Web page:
DirectorTakashi Miike, Renpei Tsukamoto, Manabu Aso
Release Date(s)2003/2005/2006 (February 25, 2020)
Studio(s)Toho (Arrow Video)
- Film/Program Grade: See Below
- Video Grade: See Below
- Audio Grade: See Below
- Extras Grade: B
- Overall Grade: B
The success of Ring was widespread, influencing a number of filmmakers from all over world. In Japan, its structure and the idea of technology being a conduit for which evil spirits can pass through to kill the living was imitated a number of times. The most successful local examples of this were Pulse from 2001 and One Missed Call from 2003, the latter providing its own spin on how modern cell phones connect us to each other and how they can be used against us.
The idea behind One Missed Call is that characters can receive phone calls from themselves from days ahead, replaying their final moments but with the inability to do anything about it. This supernatural curse passes on through their contacts list, displaying itself as nothing more than a missed call and playing an unmistakable ringtone with an unnatural entity behind it.
In terms of mood and atmosphere, the original One Missed Call delivers. Even though its clearly aping the Ring formula, it offers its own take which is a bit more verbose in execution. Director Takashi Miike (Audition) uses sound as a weapon, not just for jump scares, but relying on silence to drawn one in. Blips of audio, sometimes mixed with quick edits, give viewers a sense of unease rather than simply leaping out at them. Yet at times, this aesthetic is punctuated with what one might consider more standard horror activity. The film’s set piece, in which a character is given an exorcism live on TV, only to be killed instead, is a tad overindulgent, particularly when that character is contorted and decapitated. One Missed Call has good performances and creates a seemingly insurmountable sense of dread, but it’s sometimes at odds with how it wants to achieve its scares.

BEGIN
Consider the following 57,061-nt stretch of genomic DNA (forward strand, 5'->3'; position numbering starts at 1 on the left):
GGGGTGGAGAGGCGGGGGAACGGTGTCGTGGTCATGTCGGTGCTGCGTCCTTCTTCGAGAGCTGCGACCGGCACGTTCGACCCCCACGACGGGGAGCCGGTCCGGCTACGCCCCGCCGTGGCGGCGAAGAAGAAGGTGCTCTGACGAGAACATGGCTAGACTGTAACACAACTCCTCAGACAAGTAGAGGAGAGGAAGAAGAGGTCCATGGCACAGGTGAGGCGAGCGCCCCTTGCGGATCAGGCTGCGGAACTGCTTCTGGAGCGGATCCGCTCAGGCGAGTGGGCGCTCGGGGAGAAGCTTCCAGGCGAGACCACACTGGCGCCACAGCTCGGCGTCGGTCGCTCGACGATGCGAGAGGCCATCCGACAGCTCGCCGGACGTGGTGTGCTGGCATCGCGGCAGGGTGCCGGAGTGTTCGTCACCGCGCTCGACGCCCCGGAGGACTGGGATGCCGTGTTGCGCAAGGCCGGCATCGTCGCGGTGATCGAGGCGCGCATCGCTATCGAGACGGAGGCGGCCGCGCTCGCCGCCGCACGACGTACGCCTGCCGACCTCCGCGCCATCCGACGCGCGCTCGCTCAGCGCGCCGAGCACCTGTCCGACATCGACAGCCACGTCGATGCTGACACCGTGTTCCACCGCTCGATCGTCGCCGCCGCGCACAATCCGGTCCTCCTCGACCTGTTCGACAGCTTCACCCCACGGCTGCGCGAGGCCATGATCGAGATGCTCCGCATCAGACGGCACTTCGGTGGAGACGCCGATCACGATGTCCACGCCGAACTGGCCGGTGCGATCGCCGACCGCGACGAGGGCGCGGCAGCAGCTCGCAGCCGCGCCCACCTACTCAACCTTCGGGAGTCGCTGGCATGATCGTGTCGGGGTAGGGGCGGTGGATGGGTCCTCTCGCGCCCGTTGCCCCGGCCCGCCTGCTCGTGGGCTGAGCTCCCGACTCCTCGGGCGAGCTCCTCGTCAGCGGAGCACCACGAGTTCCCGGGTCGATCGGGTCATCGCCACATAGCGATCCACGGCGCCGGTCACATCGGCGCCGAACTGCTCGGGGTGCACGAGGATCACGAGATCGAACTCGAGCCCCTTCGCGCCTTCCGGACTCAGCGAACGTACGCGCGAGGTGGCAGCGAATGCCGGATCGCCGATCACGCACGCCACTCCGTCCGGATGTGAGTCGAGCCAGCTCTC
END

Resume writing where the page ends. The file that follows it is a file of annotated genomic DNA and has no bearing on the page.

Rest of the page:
When it comes to conventionality, the sequels are much more guilty. One Missed Call 2 adds in a centralized love story, but also throws out the subtlety. Like its predecessor, performances are strong, but the pacing is not as ironed out as the film tends to drag in the middle considerably, not building dread as much as merely waiting around for the next thing to happen. It also has a head-scratcher of an ending, which feels like the filmmakers wanting to do two things and not being able to decide on either. Instead they opted for both, which leaves a logical lapse behind. Ultimately, One Missed Call 2 is a less successful take on the idea, but still quite watchable.
The last film, simply titled One Missed Call 3: Final, is a much different beast than either of the films that preceded it. With plot elements reminiscent of Prom Night and Lord of the Flies, it’s all over the map. Because the film adds a new twist to the idea, which is that you can forward the call to someone else and avoid being killed, most of the lead characters (almost all teenagers) are horrible to each other. The love story, which involves a deaf mute who takes a liking to the leading lady, also feels out of place. The various elements are interesting in and of themselves, but because of their sporadic nature, One Missed Call 3: Final never finds its footing, making it more of a slog than it was intended to be.
Arrow Video brings all three films together to Blu-ray in the US and the UK for the first time, utilizing HD masters provided by Toho. Like most of these imported transfers, they’re generally pleasant, but with slight caveats. The first film has uneven contrast and grain levels, but is an organic presentation overall. The color palette offers a nice variety of hues, none of them particularly bold, but definitely distinct. Black levels aren’t all that impressive, and the presentation as a whole could have been a tad brighter. As it tends to be a dark film at times, depending upon where and how it was shot, it needed richer contrast and deeper blacks. It’s a mostly stable transfer, with only mild wobble left behind, and clean outside of minor speckling.
The sequel exhibits a stronger presentation, with improved contrast, more even grain, and bolder colors. Detail is also heightened, and overall brightness is more pleasing to the eye. The third film offers the most variety in terms of color, particularly as it takes place across the city and in many different environments. It too shows improvement in terms of brightness, contrast, grain levels, and fine detail. Black levels aren’t perfect in either case, but they’re not quite as gray as their predecessor. And although the sequels share a disc together, there aren’t any obvious encoding issues.